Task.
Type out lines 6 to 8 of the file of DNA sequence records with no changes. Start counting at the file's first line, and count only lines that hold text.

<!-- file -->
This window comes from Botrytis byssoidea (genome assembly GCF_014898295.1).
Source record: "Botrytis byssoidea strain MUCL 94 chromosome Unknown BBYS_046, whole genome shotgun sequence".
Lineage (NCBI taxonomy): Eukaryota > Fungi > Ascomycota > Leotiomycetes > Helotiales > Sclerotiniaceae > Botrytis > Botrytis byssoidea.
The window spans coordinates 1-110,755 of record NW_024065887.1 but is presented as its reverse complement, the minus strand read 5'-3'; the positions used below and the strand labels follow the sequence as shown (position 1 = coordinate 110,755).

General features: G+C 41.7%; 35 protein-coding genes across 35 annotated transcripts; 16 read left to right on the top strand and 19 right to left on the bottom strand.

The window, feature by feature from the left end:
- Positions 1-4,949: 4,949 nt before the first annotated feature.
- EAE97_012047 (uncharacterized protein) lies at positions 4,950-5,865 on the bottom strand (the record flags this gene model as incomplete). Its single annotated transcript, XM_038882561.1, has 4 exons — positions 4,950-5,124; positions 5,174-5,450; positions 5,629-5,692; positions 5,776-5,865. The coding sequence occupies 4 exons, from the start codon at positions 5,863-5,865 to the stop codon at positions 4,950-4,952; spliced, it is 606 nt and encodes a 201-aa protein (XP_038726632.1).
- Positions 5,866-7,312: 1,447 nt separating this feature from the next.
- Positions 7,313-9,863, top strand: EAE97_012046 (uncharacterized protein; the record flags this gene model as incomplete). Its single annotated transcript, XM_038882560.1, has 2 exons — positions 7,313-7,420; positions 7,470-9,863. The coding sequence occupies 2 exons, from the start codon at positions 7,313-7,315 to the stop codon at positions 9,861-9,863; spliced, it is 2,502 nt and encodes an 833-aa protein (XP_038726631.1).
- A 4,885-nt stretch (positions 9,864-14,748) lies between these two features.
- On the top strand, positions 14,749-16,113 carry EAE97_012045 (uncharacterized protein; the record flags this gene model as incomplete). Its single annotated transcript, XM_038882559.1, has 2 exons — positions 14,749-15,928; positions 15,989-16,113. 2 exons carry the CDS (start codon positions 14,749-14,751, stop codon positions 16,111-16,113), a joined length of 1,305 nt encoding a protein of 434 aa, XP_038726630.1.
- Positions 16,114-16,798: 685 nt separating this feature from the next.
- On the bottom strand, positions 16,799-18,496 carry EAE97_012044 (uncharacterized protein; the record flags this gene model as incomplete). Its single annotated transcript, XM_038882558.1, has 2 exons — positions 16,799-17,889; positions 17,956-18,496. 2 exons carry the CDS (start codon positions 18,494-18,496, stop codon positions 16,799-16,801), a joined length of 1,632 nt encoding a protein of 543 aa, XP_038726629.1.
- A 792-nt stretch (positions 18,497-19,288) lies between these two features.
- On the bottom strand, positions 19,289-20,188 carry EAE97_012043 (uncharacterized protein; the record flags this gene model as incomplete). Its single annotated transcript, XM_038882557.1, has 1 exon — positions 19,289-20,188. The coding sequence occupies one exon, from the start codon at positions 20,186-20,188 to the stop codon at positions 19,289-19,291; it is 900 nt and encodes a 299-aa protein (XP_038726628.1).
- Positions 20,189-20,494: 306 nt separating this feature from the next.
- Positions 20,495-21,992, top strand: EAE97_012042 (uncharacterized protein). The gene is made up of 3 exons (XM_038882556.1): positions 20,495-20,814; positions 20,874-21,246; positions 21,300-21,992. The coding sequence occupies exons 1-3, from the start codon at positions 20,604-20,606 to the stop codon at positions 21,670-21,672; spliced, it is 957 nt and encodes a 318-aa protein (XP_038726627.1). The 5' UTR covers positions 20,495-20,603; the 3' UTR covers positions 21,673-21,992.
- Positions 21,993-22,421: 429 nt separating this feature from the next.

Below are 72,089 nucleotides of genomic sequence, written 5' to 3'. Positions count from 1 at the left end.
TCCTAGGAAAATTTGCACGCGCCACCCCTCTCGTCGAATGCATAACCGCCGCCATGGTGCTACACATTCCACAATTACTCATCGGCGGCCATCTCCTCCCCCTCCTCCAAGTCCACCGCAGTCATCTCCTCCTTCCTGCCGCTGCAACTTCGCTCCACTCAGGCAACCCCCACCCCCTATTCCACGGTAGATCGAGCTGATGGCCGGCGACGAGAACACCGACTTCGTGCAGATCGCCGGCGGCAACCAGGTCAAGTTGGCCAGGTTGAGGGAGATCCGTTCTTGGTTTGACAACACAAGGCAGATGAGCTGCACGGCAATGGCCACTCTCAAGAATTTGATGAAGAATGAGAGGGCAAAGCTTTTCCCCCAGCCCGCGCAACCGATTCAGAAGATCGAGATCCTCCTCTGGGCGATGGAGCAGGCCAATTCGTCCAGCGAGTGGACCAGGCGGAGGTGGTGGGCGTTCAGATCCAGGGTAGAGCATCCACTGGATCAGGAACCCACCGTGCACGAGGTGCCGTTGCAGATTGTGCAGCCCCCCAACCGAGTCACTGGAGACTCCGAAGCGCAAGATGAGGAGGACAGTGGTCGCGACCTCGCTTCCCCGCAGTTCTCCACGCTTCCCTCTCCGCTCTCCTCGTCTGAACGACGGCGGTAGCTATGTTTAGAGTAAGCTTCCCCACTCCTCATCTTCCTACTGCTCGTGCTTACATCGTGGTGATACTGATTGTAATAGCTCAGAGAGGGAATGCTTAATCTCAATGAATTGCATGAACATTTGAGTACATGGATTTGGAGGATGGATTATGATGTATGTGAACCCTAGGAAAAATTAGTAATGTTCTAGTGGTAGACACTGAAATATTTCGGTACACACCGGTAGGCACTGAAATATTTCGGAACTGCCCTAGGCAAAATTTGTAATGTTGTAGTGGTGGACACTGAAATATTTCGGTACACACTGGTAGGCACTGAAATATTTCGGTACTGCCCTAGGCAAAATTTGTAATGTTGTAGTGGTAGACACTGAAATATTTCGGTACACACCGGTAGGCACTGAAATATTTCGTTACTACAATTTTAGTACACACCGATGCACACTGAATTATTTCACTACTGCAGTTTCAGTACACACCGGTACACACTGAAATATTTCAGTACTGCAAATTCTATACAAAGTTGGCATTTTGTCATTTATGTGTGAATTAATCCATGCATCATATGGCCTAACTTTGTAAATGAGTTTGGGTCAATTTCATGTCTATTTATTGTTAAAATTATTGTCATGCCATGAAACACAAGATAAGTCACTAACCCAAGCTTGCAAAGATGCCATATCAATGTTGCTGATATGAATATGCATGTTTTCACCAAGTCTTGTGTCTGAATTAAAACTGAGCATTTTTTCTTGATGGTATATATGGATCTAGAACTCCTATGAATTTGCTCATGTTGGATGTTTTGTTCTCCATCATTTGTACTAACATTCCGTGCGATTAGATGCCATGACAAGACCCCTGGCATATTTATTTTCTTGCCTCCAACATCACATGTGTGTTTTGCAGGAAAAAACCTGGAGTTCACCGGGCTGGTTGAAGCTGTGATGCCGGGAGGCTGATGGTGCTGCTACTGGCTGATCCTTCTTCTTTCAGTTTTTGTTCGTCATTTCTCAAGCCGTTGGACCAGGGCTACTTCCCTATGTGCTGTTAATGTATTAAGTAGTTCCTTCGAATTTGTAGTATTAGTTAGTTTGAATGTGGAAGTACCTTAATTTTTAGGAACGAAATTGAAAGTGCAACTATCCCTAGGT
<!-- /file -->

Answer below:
The window, feature by feature from the left end:
- Positions 1-4,949: 4,949 nt before the first annotated feature.
- EAE97_012047 (uncharacterized protein) lies at positions 4,950-5,865 on the bottom strand (the record flags this gene model as incomplete). Its single annotated transcript, XM_038882561.1, has 4 exons — positions 4,950-5,124; positions 5,174-5,450; positions 5,629-5,692; positions 5,776-5,865. The coding sequence occupies 4 exons, from the start codon at positions 5,863-5,865 to the stop codon at positions 4,950-4,952; spliced, it is 606 nt and encodes a 201-aa protein (XP_038726632.1).